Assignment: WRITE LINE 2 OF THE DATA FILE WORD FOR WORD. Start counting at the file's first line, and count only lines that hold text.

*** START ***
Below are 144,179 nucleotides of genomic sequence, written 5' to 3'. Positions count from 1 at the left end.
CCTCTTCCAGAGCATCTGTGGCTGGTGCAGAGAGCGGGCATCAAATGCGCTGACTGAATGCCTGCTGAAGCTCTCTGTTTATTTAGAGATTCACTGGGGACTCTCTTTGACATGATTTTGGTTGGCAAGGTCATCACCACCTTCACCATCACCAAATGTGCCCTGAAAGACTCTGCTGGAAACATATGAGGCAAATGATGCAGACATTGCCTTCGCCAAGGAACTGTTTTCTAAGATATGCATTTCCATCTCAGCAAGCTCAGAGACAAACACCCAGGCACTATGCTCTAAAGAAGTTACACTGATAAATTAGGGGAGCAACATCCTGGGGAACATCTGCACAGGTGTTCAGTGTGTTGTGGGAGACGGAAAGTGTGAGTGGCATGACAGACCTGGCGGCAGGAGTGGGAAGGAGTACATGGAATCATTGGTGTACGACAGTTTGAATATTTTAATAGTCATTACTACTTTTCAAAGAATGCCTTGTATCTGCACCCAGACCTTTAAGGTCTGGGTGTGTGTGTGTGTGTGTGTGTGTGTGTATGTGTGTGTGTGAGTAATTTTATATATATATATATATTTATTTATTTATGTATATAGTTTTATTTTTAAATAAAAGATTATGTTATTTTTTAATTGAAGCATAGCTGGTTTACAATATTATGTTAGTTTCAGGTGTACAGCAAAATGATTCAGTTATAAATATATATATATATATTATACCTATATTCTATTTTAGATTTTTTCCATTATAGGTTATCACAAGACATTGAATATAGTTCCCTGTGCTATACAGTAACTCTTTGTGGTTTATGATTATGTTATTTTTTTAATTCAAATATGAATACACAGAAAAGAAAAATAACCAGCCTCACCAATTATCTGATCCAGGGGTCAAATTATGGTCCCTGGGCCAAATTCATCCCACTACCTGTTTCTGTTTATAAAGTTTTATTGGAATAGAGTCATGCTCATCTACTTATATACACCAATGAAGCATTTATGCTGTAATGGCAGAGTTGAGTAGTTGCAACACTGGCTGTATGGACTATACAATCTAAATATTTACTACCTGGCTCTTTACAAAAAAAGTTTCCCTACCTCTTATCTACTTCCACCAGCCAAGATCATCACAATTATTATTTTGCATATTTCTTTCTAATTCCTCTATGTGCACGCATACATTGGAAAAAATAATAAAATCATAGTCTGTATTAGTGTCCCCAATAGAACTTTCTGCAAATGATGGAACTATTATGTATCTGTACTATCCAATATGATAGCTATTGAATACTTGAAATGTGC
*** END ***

CCTCTTCCAGAGCATCTGTGGCTGGTGCAGAGAGCGGGCATCAAATGCGCTGACTGAATGCCTGCTGAAGCTCTCTGTTTATTTAGAGATTCACTGGGGACTCTCTTTGACATGATTTTGGTTGGCAAGGTCATCACCACCTTCACCATCACCAAATGTGCCCTGAAAGACTCTGCTGGAAACATATGAGGCAAATGATGCAGACATTGCCTTCGCCAAGGAACTGTTTTCTAAGATATGCATTTCCATCTCAGCAAGCTCAGAGACAAACACCCAGGCACTATGCTCTAAAGAAGTTACACTGATAAATTAGGGGAGCAACATCCTGGGGAACATCTGCACAGGTGTTCAGTGTGTTGTGGGAGACGGAAAGTGTGAGTGGCATGACAGACCTGGCGGCAGGAGTGGGAAGGAGTACATGGAATCATTGGTGTACGACAGTTTGAATATTTTAATAGTCATTACTACTTTTCAAAGAATGCCTTGTATCTGCACCCAGACCTTTAAGGTCTGGGTGTGTGTGTGTGTGTGTGTGTGTGTGTATGTGTGTGTGTGAGTAATTTTATATATATATATATATTTATTTATTTATGTATATAGTTTTATTTTTAAATAAAAGATTATGTTATTTTTTAATTGAAGCATAGCTGGTTTACAATATTATGTTAGTTTCAGGTGTACAGCAAAATGATTCAGTTATAAATATATATATATATATTATACCTATATTCTATTTTAGATTTTTTCCATTATAGGTTATCACAAGACATTGAATATAGTTCCCTGTGCTATACAGTAACTCTTTGTGGTTTATGATTATGTTATTTTTTTAATTCAAATATGAATACACAGAAAAGAAAAATAACCAGCCTCACCAATTATCTGATCCAGGGGTCAAATTATGGTCCCTGGGCCAAATTCATCCCACTACCTGTTTCTGTTTATAAAGTTTTATTGGAATAGAGTCATGCTCATCTACTTATATACACCAATGAAGCATTTATGCTGTAATGGCAGAGTTGAGTAGTTGCAACACTGGCTGTATGGACTATACAATCTAAATATTTACTACCTGGCTCTTTACAAAAAAAGTTTCCCTACCTCTTATCTACTTCCACCAGCCAAGATCATCACAATTATTATTTTGCATATTTCTTTCTAATTCCTCTATGTGCACGCATACATTGGAAAAAATAATAAAATCATAGTCTGTATTAGTGTCCCCAATAGAACTTTCTGCAAATGATGGAACTATTATGTATCTGTACTATCCAATATGATAGCTATTGAATACTTGAAATGTGC